This guest editorial was written for the ANZSOG/National Regulators Community of practice monthly newsletter, highlighting new additions to the Regulation Policy and Practice collection on APO. The RP&P collection brings together a range of practical resources from national, local and state/territory governments, regulatory agencies and external institutions conducting monitoring, inquiries and reviews. You can receive this newsletter by joining the ANZSOG/National Regulators Community of Practice (membership is free) or subscribe to the newsletter directly.
By Roxane Marcelle-Shaw
What makes a profession trustworthy? In August 2020 the chair of ASIC, James Shipton, addressed a similar question about the financial system and corporations in an ANZSOG/National Regulators Community of Practice (NRCoP) webinar on Regulation, Trust and Social Licence. He identified the three key contributors to trustworthiness as:
competence –having the right skills and knowledge to do the job.
care –attention and consideration applied to doing something correctly and avoiding risk, harm or damage for the recipient.
ethics –doing the right thing, even when no one else is watching.
To put it another way, professions are trusted to care for us competently and to have the public interest at heart. As consumers of professional services, we are entitled to believe that professionals will reliably and ably act in our best interests.
For professions to be effective, they must maintain the community’s trust. This is commonly achieved through peer accountability and regulation of the competence, conduct and culture of the profession in accordance with community expectations.
Historically, associations have been primary regulators of their professions through ‘self-regulation’. In recent times, however, and often in response to failures of competence, conduct and culture leading to consumer harms, governments have stepped in and ‘co-regulation’ has become prevalent. A recent ANZSOG/NRCoP webinar on this topic discusses how and why professions are regulated.
The critical question is: what steps can regulators of a profession – associations, employers, the state, or a combination thereof – take to earn and catalyse trust?
As policy and regulatory interest in the role of trust has grown, so too has our capacity to track the community’s level of trust in professions. As one among many such surveys, the 2019 Ipsos Global Trust in Professions showed that doctors are the most trusted profession (69%).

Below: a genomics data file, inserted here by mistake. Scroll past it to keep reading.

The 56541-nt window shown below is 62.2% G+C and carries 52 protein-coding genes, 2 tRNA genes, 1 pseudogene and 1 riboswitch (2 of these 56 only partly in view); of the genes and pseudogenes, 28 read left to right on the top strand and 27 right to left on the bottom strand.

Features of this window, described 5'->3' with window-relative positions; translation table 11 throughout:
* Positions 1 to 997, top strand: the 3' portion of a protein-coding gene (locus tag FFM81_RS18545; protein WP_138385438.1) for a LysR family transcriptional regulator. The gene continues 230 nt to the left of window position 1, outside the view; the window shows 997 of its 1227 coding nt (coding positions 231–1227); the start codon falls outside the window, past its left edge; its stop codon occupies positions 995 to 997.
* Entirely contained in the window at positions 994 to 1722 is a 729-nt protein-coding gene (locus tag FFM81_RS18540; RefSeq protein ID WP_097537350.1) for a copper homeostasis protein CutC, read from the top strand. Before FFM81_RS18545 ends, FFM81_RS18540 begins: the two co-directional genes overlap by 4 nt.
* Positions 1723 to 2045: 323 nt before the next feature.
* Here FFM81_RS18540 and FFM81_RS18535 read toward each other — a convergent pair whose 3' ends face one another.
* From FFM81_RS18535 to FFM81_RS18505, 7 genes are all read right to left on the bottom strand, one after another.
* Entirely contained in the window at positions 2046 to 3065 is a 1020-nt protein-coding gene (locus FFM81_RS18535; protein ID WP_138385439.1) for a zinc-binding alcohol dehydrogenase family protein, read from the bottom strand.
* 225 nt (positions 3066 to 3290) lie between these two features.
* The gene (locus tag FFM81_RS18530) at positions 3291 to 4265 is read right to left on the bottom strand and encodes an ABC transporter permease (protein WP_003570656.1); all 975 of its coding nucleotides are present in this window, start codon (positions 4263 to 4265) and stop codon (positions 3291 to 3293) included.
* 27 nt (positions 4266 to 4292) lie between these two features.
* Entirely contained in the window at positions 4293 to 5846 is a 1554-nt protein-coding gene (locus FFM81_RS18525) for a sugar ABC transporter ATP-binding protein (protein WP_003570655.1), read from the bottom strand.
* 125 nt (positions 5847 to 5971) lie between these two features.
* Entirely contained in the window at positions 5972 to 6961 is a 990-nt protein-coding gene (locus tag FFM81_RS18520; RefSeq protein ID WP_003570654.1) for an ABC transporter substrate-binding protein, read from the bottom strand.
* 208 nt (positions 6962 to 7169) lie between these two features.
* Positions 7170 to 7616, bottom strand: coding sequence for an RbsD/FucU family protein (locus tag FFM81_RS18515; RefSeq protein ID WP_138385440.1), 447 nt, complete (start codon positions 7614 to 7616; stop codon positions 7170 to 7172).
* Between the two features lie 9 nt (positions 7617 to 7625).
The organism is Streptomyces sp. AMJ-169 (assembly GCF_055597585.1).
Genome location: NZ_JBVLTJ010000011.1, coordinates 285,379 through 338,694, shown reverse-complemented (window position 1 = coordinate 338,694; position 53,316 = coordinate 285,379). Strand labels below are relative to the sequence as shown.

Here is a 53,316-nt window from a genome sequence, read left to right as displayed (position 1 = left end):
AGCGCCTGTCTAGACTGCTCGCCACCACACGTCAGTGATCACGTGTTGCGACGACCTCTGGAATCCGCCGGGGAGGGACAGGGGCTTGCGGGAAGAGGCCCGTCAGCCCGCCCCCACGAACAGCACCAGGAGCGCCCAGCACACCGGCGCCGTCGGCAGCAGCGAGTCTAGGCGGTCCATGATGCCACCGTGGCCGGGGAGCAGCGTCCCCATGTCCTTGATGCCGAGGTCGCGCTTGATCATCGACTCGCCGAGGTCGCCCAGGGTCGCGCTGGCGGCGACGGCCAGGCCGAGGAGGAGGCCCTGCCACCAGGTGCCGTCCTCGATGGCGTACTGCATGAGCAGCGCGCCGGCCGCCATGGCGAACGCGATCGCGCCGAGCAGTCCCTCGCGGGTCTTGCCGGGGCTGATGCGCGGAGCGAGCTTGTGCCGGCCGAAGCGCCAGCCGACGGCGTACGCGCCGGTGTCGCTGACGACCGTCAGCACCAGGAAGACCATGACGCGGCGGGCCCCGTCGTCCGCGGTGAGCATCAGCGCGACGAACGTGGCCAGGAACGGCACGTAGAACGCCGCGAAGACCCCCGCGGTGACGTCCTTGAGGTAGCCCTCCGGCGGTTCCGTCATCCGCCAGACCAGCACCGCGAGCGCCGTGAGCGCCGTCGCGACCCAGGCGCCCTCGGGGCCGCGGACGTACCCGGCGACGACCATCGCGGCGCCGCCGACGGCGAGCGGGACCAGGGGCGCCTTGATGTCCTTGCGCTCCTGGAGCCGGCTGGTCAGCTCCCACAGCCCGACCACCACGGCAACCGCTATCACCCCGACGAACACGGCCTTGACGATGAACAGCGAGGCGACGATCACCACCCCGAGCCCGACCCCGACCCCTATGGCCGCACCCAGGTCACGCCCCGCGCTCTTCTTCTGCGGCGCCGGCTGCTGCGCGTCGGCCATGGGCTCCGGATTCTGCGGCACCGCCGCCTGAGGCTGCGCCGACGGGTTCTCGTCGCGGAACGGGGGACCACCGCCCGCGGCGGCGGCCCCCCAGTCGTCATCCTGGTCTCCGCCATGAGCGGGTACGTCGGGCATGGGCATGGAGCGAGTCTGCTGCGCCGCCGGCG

The National Registration and Accreditation Scheme demonstrates how health regulators have appreciated and incorporated community expectations. For example, by working with a Community Reference Group complemented by initiatives such as the report and action plan on improving the consumer complaints experience, Setting Things Right and a program of podcasts auspiced by AHPRA, the Australian Health Practitioner Regulation Agency.
Conduct and competence
In the regulation of competence and conduct, the Chartered Accountants Australia and New Zealand are guided by their report The Future of Trust findings, including that new technology combined with traditional values such as face-to-face contact and a purpose beyond profit can help improve trust. The report recognises that honesty and ethical behaviour are key to gaining trust in all relationships.
A profession’s commitment to serve the public interest and deliver public goods is underpinned by an ethical culture resting on a shared set of professional values.
The 2019 Governance Institute of Australia’s Ethics Index demonstrated that accountability (61%) continues to be the top element of importance to ensure ethical conduct in society, with no change compared to 2018. This is followed by transparency (57%), whistle-blower protection (50%), and highly ethical leaders (49%). Not surprisingly given the evidence in the recent Banking, Superannuation and Financial Services Royal Commission, in 2019 the financial sector continued to have the lowest ethical rating, indicating very low trust consequent on perceived unethical behavioural standards.
In his final report, the Commissioner, the Hon Kenneth Hayne AC QC, called out regulators’ important role in assessing an entity’s culture – to “hold up a mirror” to it and supervise change. Commissioner Hayne’s six basic norms are of interest to all regulators as a means of safeguarding consumers and ensuring trust:
Obey the law
Do not mislead or deceive
Provide services that are fit for purpose
Deliver services with reasonable care and skill
When acting for another, act in the best interest of that other.
Further research and resources
The Professional Standards Councils’ research library on modern professionalism, produced through an ARC Linkage Project led by the UNSW Centre for Law, Markets and Regulation, provides more than 40 articles to promote and advance research on professional obligation and regulation in the 21st century. A particularly valuable contribution is The value of contemporary associations, where Dr Justine Rogers and Deborah Hartstein provide an evidence-driven response to the urgent and challenging question of how governments might best ensure the trustworthiness of the professions.
Roxane Marcelle-Shaw is an alumni of ANZSOG’s Executive Fellows Program and CEO at the Professional Standards Authority, the regulatory agency of the Professional Standards Councils, working to improve standards and protect consumers of professional services across Australia. Roxane is also a member of the Occupational Therapy Board of Australia. In this brief article she explores the relationship between professions, trust and regulation.